New rules introduced by the Department for Work and Pensions mean that anyone entering a Job Centre will now have to do so under a hail of bullets.
‘Genuine jobseekers have absolutely nothing to worry about,’ said Pensions Secretary Iain Duncan Smith, ‘the snipers are just there to keep people on their toes.’
Mr Duncan Smith explained that the gunmen were part of a scheme to help ‘incentivise’ the unemployed back into work. ‘Research clearly shows that navigating your way through a salvo of gunfire acts as a great motivator,’ he said, ‘to paraphrase Dr Johnson, the prospect of being shot in the morning focuses the mind wonderfully.’
Early trials of the scheme have proved highly effective with a significant drop-off among so-called NEETS (Not in Education, Employment or Training) and a corresponding rise in NOBBNICs (Not On Benefits But Now In Casualty).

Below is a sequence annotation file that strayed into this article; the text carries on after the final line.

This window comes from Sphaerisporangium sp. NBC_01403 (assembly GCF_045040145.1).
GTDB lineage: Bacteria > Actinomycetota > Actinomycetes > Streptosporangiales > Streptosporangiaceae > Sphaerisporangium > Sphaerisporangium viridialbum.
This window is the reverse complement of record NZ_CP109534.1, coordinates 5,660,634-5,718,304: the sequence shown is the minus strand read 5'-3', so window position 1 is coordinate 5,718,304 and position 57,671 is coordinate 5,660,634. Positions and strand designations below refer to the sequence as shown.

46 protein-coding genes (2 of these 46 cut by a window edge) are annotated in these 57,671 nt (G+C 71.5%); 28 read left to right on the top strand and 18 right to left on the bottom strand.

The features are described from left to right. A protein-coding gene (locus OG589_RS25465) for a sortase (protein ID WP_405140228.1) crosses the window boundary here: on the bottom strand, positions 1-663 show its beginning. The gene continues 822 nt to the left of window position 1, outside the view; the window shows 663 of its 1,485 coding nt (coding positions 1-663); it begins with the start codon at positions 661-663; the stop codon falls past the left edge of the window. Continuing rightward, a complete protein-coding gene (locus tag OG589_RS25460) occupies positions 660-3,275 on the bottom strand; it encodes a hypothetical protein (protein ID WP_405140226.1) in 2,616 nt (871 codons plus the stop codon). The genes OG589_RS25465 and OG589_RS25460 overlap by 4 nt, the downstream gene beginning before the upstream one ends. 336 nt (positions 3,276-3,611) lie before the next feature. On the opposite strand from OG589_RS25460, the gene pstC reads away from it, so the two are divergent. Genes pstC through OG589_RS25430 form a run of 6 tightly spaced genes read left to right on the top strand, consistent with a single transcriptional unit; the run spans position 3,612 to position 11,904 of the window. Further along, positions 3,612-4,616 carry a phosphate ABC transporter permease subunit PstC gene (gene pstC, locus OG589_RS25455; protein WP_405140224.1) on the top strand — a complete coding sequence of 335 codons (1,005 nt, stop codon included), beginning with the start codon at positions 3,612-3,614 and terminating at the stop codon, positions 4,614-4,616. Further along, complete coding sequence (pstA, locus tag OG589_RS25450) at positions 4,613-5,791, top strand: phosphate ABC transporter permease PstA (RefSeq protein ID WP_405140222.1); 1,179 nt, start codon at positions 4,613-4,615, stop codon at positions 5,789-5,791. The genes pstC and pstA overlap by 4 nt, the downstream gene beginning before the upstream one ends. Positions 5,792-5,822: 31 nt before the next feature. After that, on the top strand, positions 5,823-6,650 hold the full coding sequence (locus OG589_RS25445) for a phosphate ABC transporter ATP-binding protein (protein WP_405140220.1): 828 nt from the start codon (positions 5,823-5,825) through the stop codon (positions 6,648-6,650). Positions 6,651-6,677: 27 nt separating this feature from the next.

‘This scheme deliberately targets the unemployed,’ complained one man as he lay bleeding on the floor, ‘and it is especially galling since a lot of these sniper positions are being given away to Eastern European immigrants.’
People claiming Incapacity Benefit can also expect to be hit with the introduction of door-to-door snipers. ‘We simply pop round and fire off a few shots just to see if they are faking,’ said a DWP gunman, ‘admittedly a few of the innocent will get caught in the crossfire but you would be surprised at just how many of them start running. Then we know they're guilty and we can shoot them in good faith.’
The sniper scheme is just one of many ‘radical’ new measures being introduced by the Pensions Secretary.
Other plans include a ‘secret trapdoor’ positioned under the feet of anyone attempting to sign-on; promising drug addicts that if they end their claim they could get a free bag of heroin; and, most controversially, the use of IEDs or Improvised Employment Devices – high powered explosives that, if stepped upon, propel the unemployed into a job that that they didn’t really want.
‘This should not be seen as a war on benefit claimants,’ insisted Mr Duncan Smith, ‘but if everything goes according to plan, I promise it will all be over by Christmas.’